It's been a while since Microsoft declared its love for Linux, and, at first, it felt strange to see Windows 10 embrace the Tux penguin. However, the fact that Windows 10 can run native Linux applications directly, without having to resort to using virtual machines, is proof of Microsoft's new strategy of embracing other ecosystems. Strange times we're living in, right? Were you expecting to see Ubuntu, openSUSE, Fedora, and the likes, running natively in Windows 10?
The easiest way to view information about your computer is to use Windows graphical tools such as Task Manager or System Information. However, some people prefer to use the Command Prompt or PowerShell for, well, almost anything. If you're wondering how to get system info in CMD (Command Prompt), or if you want to learn how to manage running processes from the command line, read on. We're going to show how you can do all of these things:
There are times when you need to compare two files and check whether their content is different. In some situations, you could just open the two files and look through their contents, like when you want to compare two pictures or two text files. However, that's a rather tedious task to perform, and you might miss small differences, like a slight change in tint on a photo, or a phrase in a text file. That's why it is good to know a few methods to programmatically compare the contents of two files, using software instead of your senses.
While most regular users might have issues understanding the need to create random dummy files of a specific size, geeks, software developers, and power users know why such files can come in handy sometimes. You can use dummy files to figure out if there are any bad sectors on your hard drive, to test network speed, or to ensure that files on your computer or device are deleted beyond recovery. Regardless of your reasons, here are four ways to create such files in any modern version of Windows:
If you frequently use the Command Prompt or PowerShell, you may be tired of their opaque app windows. They are functional, useful, but also dull. Another issue is that when you work in a busy office, people can easily see what you type, due to their opacity. If you are a Windows 10 user, one neat little personalization that you can perform is to make them transparent to the level you want. This can make them more visually appealing to you, and also more difficult to see by people walking around your computer.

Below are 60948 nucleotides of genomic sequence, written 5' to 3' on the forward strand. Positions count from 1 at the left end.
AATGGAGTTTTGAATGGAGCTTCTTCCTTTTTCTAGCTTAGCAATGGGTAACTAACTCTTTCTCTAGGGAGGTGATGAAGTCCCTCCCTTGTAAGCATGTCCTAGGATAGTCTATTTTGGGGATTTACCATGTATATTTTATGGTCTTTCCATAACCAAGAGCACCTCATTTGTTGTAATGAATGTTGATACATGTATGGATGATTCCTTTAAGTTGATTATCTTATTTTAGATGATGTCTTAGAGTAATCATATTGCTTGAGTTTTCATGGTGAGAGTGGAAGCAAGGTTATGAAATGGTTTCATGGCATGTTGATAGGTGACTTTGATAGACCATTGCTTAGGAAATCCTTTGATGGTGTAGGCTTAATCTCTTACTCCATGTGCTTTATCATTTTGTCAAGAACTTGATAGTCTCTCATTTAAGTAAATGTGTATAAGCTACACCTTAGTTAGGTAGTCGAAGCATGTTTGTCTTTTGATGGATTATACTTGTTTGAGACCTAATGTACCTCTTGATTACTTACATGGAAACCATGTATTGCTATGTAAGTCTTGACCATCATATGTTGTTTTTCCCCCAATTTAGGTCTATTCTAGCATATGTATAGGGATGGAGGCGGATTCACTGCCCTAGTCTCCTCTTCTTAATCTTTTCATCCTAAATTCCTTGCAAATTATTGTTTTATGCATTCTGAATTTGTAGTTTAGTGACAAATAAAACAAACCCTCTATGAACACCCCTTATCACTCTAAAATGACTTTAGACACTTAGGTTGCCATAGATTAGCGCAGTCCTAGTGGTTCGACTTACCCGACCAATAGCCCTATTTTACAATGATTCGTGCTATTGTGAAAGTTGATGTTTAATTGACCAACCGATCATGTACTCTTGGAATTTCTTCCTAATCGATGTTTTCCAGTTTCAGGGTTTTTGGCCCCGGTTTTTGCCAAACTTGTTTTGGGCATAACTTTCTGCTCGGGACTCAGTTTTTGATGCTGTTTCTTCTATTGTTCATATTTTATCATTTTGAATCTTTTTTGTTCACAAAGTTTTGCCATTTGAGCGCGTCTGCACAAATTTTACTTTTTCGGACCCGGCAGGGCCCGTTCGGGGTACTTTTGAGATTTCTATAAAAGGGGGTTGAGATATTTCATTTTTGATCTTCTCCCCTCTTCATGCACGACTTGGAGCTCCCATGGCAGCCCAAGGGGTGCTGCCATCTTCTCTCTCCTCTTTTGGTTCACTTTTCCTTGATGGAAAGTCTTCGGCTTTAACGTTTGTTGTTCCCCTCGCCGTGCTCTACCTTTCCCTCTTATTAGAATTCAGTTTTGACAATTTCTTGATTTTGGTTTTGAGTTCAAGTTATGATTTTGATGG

While many casual users know about the Command Prompt, only a few have heard about Windows PowerShell. PowerShell is a much more powerful tool than the Command Prompt. It is also intended to replace the Command Prompt, as it delivers more power and control over the Windows operating system. That's why we decided to get a taste of PowerShell and explain to all our readers what this tool is, why it is so powerful and who tends to use it more often. Let's see what PowerShell is and what you can do with it:
Windows 10 comes with quite a few pre-installed universal apps, such as Calendar, Mail, Camera, or Photos. While some people like them and find them useful, others do not. If you do not want some of these bundled apps on your Windows 10 device, you might be wondering if they can be removed from your system. While a few of the built-in apps can be uninstalled by right clicking on them and selecting the Uninstall option, some of them do not offer this option.
Some people do not like the universal apps that are installed by default In Windows 10 and want to get rid of them. They can manually uninstall most of them using the Settings app, or they can use PowerShell to uninstall all or only some. Apps like Calendar, Mail, Camera, Photos or Candy Crush Soda Saga, can be gone from a Windows 10 computer in no time. The question is: how do you get all the default Windows 10 back, when you learn that you need them, or when they are broken and no longer work correctly?
Many IT professionals use PowerShell to manage Windows computers and devices and to execute administrative tasks of all kinds. Before you can use PowerShell, you first need to know how to start it. That's why we made a long list of all the methods available for starting this tool, including with admin rights. Read on and see them all:
In certain situations, you may need to extract a list with all the user accounts that exist on a Windows device. Or you may want to know the hidden user accounts that exist alongside your user account. To help you out, we compiled a list of four methods that you can use to see all the users, including the hidden ones created by Windows or third-party apps that you installed. Here they are: